Particularly, Son La Province is planning for a hi-tech agricultural area with 5 produce processing projects with a total registered capital of VND2.77 trillion (US$ 112.5 million). In October 2023, the province welcomed the operation of Son La Coffee Processing Plant with a total capital of VND260 billion ($10.6 million) and a total capacity of 50,000 tonnes of coffee pods or 12,500 tonnes of green coffee beans a year. This is the largest in the Northwest region.

In 2023, Tien Giang Province also saw the operation of the largest pineapple processing plant in the Southwest region that meets European standards. The plant has a total investment of VND666 billion ($27 million) and a total capacity of 30,000 tonnes a year.

In general, however, the food – produce processing industry in Vietnam still cannot answer all the needs, neither can it introduce many reputable brand names. It is high time to develop a suitable strategy to increase both the scale and proportion of processed produce in the export volume to earn more value.

On January 28, 2022, the Prime Minister signed Decision No.150, approving the Sustainable Agriculture and Rural Development Strategy until 2030, with a Vision to 2050. Six months later, the Government released Decision No.585, greenlighting Strategy for Agricultural Mechanization and Agro-Forestry-Fisheries Product Processing until 2030. In both documents, large-scale, modern, hi-tech businesses of agricultural product processing are the priority to lead the value chain.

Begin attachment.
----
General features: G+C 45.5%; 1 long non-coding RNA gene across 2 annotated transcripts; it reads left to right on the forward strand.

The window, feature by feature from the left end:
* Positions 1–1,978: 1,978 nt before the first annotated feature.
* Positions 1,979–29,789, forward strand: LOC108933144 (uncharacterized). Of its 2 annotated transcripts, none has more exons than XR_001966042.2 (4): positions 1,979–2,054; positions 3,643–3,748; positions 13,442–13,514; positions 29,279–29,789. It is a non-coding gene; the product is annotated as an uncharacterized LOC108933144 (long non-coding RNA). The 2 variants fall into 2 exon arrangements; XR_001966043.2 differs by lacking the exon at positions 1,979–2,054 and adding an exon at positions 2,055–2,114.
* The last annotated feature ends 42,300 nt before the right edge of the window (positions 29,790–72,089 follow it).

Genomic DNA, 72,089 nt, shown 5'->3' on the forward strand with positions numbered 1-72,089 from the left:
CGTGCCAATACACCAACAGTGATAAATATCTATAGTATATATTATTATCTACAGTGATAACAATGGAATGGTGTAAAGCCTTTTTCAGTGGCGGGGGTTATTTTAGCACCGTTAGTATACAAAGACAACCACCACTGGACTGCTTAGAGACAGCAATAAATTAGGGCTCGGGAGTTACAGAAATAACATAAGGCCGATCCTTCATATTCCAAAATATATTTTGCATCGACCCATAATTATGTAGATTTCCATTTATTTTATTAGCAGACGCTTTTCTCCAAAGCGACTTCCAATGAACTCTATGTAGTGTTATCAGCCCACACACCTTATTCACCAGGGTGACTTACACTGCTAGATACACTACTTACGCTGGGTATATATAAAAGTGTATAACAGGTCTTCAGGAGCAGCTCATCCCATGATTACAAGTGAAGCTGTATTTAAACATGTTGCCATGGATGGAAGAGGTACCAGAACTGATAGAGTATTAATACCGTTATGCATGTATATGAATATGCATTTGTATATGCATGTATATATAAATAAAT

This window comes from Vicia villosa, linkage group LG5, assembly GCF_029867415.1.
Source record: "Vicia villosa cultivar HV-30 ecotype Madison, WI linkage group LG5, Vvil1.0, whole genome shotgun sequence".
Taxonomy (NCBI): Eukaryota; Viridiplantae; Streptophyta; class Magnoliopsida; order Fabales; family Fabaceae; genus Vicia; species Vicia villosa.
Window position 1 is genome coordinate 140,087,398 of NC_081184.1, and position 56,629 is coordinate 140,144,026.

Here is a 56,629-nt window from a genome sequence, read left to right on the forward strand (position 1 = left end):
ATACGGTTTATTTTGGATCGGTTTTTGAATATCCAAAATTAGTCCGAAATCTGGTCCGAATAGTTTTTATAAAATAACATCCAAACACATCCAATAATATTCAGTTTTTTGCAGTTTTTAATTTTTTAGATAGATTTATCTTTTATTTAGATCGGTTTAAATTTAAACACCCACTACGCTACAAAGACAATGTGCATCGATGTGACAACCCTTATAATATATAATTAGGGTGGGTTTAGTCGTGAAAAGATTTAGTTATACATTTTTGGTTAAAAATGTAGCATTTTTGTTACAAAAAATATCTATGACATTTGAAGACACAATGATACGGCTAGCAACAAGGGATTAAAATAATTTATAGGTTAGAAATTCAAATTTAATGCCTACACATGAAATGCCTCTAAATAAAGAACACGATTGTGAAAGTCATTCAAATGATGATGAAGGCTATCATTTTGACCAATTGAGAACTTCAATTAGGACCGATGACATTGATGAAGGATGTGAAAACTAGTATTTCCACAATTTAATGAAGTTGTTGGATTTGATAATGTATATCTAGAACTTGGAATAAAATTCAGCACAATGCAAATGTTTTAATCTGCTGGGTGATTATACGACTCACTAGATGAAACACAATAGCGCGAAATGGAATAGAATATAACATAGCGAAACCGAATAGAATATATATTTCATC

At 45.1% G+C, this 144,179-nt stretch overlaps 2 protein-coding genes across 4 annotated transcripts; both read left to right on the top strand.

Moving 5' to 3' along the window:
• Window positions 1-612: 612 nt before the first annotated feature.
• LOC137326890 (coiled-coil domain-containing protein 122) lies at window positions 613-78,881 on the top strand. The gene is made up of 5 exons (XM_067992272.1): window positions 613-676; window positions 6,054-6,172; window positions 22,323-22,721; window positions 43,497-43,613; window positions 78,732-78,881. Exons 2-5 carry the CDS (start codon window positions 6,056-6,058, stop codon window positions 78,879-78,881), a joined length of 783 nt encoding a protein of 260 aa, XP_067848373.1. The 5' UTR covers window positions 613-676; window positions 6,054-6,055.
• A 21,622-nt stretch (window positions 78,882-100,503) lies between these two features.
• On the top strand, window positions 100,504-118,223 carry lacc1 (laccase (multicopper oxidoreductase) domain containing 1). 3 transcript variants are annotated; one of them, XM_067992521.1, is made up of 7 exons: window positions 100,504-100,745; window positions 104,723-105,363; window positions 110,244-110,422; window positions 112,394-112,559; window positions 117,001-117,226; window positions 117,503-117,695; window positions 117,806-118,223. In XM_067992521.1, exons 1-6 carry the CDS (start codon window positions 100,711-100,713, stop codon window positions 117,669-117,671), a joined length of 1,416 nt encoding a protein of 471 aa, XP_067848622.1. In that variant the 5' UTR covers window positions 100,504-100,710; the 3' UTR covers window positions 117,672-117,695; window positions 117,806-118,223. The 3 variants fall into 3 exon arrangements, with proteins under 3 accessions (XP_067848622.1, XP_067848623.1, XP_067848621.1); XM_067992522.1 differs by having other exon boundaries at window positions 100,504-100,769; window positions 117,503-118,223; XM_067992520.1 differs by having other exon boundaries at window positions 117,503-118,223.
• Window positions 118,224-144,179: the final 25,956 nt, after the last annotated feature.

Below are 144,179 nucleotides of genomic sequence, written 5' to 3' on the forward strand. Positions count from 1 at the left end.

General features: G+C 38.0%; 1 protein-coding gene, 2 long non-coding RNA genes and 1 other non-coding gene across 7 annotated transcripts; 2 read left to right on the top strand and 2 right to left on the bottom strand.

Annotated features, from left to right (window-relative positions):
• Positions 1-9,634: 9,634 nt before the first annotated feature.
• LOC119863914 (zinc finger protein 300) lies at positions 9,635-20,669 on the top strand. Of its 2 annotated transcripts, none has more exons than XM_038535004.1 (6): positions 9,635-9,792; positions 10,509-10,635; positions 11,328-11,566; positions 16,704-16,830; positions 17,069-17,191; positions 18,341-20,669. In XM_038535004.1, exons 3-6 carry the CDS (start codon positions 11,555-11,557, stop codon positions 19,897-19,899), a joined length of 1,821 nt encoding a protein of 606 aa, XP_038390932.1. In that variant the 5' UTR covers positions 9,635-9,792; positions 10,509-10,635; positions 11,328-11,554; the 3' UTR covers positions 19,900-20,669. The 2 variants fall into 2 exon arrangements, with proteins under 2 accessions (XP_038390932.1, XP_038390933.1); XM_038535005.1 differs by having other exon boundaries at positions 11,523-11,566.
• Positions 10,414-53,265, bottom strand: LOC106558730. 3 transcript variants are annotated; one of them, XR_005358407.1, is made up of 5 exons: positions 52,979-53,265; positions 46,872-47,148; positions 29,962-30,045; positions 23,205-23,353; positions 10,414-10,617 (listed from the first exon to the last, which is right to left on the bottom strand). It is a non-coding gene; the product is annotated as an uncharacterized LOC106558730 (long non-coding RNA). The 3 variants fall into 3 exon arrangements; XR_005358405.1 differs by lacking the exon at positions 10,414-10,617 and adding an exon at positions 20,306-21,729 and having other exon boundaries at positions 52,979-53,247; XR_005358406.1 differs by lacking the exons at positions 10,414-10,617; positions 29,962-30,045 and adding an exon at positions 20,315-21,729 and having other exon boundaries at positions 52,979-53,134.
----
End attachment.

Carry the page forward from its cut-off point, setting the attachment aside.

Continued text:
Many economic experts commented that the above documents display the Government’s determination to heavily invest in the industry of agro-forestry-fisheries product processing, with clear detailed steps. The reality, however, is not as expected.

The reason is, according to several associations of different industries, a lack of specific policies (financial aid, human resources training) to reach the set targets. Only by addressing these inadequacies can the agriculture sector of Vietnam escape the state of depending on foreign partners.